The Studio Museum in Harlem, c. 1993. Photo: Sherman Bryce
C&: Let’s talk about the rapid spread of the term “global art.” Suddenly every museum wants not to only focus on Jeff Koons and Ed Atkins, but on non-Western art perspectives as well. Why is an institution such as the Studio Museum even more important right now?
TG: I am not sure this issue is an either/or. I think that the opportunity to have artists of African descent showing everywhere is fantastic. I think it is also important to have platforms that exist to present the specificity of artists of African descent. I really argue for both and all of it.
C&: The Studio Museum’s permanent collection includes around 2,000 works. Can you tell us a bit more about your collecting approach behind it?
TG: Our permanent collection embraces all media and ranges from the 19th century to the present. We have a broad approach to collecting, as we seek to really represent and tell the stories of the incredibly broad range of artists of African descent. But in the collection we also explore and manifest very specific ideas and experiences. For example, the Studio Museum takes its name from our foundational Artist-in-Residence program. Every year we have three artists working in studios here in the museum, and they have an exhibition at the end of the year. We acquire work by these artists – so the collection is a marker of the many artists who have worked here and become part of our community as part of this program. Of course, we also collect artwork from our exhibitions. Freestyle (2001) was the first of what has become a kind of signature group show, nicknamed the “F shows,” when we feature a dynamic group of emerging artists. It was followed by Frequency (2005), Flow (2008), and Fore (2012). We acquired work from all of those exhibitions, and many others, so the collection also reflects our unique exhibition history.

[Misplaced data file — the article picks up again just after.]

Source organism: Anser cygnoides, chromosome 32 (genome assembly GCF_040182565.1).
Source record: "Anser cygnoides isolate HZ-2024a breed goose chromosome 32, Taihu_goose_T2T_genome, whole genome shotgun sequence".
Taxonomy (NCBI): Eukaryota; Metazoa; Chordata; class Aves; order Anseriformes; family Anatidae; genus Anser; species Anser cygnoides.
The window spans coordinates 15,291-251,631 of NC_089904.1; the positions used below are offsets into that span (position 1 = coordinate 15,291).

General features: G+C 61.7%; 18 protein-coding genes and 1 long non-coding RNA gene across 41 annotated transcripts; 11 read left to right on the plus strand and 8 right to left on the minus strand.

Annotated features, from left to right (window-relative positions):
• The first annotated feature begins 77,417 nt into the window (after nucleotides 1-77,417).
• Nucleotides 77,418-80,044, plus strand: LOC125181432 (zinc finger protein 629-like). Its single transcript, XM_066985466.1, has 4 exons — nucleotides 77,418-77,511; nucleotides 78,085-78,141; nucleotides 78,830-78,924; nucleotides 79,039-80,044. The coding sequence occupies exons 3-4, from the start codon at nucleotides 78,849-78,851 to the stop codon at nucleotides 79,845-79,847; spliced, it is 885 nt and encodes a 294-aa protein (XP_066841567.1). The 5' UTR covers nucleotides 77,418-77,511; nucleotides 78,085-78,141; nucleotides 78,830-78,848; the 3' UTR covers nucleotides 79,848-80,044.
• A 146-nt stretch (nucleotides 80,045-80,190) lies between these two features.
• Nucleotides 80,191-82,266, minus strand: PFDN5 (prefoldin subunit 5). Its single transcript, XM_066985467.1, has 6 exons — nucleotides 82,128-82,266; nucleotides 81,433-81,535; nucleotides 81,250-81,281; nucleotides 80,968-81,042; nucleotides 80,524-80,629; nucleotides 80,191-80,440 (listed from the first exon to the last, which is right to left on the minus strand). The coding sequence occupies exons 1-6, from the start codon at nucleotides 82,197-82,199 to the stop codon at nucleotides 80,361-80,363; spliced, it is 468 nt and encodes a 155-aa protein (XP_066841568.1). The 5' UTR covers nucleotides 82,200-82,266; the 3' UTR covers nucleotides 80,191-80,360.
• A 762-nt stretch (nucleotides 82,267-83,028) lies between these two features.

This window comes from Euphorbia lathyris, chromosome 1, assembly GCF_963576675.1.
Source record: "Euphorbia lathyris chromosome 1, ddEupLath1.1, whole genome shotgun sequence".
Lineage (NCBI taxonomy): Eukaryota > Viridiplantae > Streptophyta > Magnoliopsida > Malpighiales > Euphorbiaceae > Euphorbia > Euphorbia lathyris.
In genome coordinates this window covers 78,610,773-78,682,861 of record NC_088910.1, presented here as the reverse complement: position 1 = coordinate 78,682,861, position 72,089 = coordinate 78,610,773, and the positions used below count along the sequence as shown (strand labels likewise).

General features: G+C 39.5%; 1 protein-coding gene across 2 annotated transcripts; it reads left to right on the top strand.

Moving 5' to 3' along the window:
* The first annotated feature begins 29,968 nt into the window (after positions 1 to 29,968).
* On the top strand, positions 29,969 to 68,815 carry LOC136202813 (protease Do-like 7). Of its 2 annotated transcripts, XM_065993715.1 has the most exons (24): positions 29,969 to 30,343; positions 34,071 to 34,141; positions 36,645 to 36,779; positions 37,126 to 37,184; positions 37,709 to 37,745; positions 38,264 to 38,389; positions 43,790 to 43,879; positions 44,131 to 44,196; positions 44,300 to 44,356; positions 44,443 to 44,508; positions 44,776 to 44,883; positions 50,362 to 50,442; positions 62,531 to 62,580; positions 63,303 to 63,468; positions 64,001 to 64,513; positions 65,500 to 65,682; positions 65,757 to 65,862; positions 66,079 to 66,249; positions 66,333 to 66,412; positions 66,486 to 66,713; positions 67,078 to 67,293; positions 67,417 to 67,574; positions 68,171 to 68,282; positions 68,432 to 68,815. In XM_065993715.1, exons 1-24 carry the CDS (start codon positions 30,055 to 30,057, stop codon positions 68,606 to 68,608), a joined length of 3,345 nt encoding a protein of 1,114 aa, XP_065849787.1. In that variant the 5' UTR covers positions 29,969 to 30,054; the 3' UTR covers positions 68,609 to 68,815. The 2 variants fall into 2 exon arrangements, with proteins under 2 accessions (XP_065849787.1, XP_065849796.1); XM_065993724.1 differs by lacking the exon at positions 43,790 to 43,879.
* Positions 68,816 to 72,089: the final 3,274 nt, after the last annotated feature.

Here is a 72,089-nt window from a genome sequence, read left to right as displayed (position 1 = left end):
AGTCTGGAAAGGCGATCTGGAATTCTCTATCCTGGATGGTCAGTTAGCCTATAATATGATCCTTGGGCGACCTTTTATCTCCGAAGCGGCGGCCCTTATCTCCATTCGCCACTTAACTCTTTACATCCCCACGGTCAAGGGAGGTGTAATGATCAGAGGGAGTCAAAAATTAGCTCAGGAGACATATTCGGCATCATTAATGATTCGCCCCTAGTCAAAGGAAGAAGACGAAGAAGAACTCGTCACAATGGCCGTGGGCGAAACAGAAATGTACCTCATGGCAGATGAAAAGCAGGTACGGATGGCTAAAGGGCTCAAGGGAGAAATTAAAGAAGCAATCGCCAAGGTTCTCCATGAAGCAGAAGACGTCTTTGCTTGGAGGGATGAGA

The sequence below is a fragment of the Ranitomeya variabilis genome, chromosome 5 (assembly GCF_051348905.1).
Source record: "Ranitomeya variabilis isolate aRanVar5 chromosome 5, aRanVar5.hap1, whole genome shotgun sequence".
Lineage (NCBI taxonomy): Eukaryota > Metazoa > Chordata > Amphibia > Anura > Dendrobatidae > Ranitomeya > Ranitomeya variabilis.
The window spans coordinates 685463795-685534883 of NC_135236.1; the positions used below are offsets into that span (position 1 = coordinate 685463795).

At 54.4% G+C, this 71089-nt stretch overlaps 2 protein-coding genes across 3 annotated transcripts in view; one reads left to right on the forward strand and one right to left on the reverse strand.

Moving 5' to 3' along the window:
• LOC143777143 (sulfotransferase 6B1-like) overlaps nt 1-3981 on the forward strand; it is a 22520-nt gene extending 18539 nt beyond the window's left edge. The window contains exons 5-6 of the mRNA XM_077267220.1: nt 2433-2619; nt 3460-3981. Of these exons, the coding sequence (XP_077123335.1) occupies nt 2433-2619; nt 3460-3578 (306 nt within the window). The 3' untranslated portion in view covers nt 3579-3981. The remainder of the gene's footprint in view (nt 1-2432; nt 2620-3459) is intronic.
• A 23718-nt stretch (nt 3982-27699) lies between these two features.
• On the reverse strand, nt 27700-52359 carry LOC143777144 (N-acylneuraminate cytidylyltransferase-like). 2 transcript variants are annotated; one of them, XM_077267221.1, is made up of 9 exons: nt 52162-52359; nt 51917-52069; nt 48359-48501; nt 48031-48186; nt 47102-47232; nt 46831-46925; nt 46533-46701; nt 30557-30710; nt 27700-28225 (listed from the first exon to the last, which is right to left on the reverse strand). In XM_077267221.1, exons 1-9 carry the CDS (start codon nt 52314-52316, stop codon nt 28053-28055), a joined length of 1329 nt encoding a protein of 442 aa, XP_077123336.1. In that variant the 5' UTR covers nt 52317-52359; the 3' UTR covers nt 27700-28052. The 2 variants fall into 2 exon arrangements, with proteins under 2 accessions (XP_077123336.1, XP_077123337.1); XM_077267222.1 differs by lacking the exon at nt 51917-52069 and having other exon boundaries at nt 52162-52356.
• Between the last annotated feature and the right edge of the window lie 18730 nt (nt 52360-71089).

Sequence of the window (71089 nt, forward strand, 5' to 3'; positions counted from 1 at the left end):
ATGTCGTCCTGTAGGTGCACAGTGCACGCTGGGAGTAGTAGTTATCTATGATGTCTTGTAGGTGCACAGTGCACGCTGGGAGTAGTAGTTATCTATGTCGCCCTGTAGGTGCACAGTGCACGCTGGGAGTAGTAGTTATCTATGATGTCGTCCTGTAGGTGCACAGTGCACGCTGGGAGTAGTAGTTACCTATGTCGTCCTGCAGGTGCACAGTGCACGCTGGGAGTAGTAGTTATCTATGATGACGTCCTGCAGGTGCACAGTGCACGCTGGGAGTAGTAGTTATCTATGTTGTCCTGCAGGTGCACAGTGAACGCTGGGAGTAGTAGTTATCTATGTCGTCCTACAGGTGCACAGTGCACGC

Freestyle (installation). The Studio Museum in Harlem, April 28 to June 24, 2001. Featuring work by (left to right): Eric Wesley, Louis Cameron, Laylah Ali
C&: 2018 will be the museum’s 50th anniversary.
TG: Yes! We’re incredibly excited and have a number of projects and programs in the works. One really important project that we’re trying to do is to capture the stories of the many people who have been intimately involved with the museum since its founding – the many directors that have been involved here, the curators, the artists who’ve been in our exhibitions, and our many, many trustees, donors, members and supporters. Secondly, we are thinking about a project that really analyzes these 50 years in the reception, collection, and curation of artists of African descent. Finally, we are beginning to put together a project that we are calling inHarlem, taken from the name of The Studio Museum in Harlem. It’s a series of site-specific public projects in the neighborhood. For our anniversary, we would like to create projects that not only reflect on the neighborhood, but also exist as a vital part of it.